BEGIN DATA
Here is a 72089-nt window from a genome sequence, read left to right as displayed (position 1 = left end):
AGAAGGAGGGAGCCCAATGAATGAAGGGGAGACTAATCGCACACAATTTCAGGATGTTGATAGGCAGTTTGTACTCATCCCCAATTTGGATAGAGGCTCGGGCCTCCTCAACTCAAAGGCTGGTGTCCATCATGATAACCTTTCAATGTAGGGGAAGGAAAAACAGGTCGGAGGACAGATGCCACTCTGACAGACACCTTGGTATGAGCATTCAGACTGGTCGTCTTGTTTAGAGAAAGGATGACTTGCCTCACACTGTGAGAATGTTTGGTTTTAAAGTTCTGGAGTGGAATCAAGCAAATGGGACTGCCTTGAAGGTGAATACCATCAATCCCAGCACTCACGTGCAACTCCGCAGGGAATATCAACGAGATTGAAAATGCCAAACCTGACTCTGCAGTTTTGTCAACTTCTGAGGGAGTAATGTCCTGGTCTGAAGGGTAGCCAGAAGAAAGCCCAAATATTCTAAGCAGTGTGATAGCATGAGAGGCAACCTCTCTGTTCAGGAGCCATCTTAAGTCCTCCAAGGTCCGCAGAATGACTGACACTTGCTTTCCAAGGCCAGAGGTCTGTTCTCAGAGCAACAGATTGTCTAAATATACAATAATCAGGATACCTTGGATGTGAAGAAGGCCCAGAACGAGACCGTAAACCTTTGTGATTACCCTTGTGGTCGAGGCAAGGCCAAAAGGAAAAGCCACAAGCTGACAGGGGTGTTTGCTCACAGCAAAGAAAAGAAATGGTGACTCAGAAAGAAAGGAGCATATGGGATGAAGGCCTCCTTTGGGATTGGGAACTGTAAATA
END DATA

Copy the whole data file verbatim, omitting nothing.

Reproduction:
Here is a 72089-nt window from a genome sequence, read left to right as displayed (position 1 = left end):
AGAAGGAGGGAGCCCAATGAATGAAGGGGAGACTAATCGCACACAATTTCAGGATGTTGATAGGCAGTTTGTACTCATCCCCAATTTGGATAGAGGCTCGGGCCTCCTCAACTCAAAGGCTGGTGTCCATCATGATAACCTTTCAATGTAGGGGAAGGAAAAACAGGTCGGAGGACAGATGCCACTCTGACAGACACCTTGGTATGAGCATTCAGACTGGTCGTCTTGTTTAGAGAAAGGATGACTTGCCTCACACTGTGAGAATGTTTGGTTTTAAAGTTCTGGAGTGGAATCAAGCAAATGGGACTGCCTTGAAGGTGAATACCATCAATCCCAGCACTCACGTGCAACTCCGCAGGGAATATCAACGAGATTGAAAATGCCAAACCTGACTCTGCAGTTTTGTCAACTTCTGAGGGAGTAATGTCCTGGTCTGAAGGGTAGCCAGAAGAAAGCCCAAATATTCTAAGCAGTGTGATAGCATGAGAGGCAACCTCTCTGTTCAGGAGCCATCTTAAGTCCTCCAAGGTCCGCAGAATGACTGACACTTGCTTTCCAAGGCCAGAGGTCTGTTCTCAGAGCAACAGATTGTCTAAATATACAATAATCAGGATACCTTGGATGTGAAGAAGGCCCAGAACGAGACCGTAAACCTTTGTGATTACCCTTGTGGTCGAGGCAAGGCCAAAAGGAAAAGCCACAAGCTGACAGGGGTGTTTGCTCACAGCAAAGAAAAGAAATGGTGACTCAGAAAGAAAGGAGCATATGGGATGAAGGCCTCCTTTGGGATTGGGAACTGTAAATA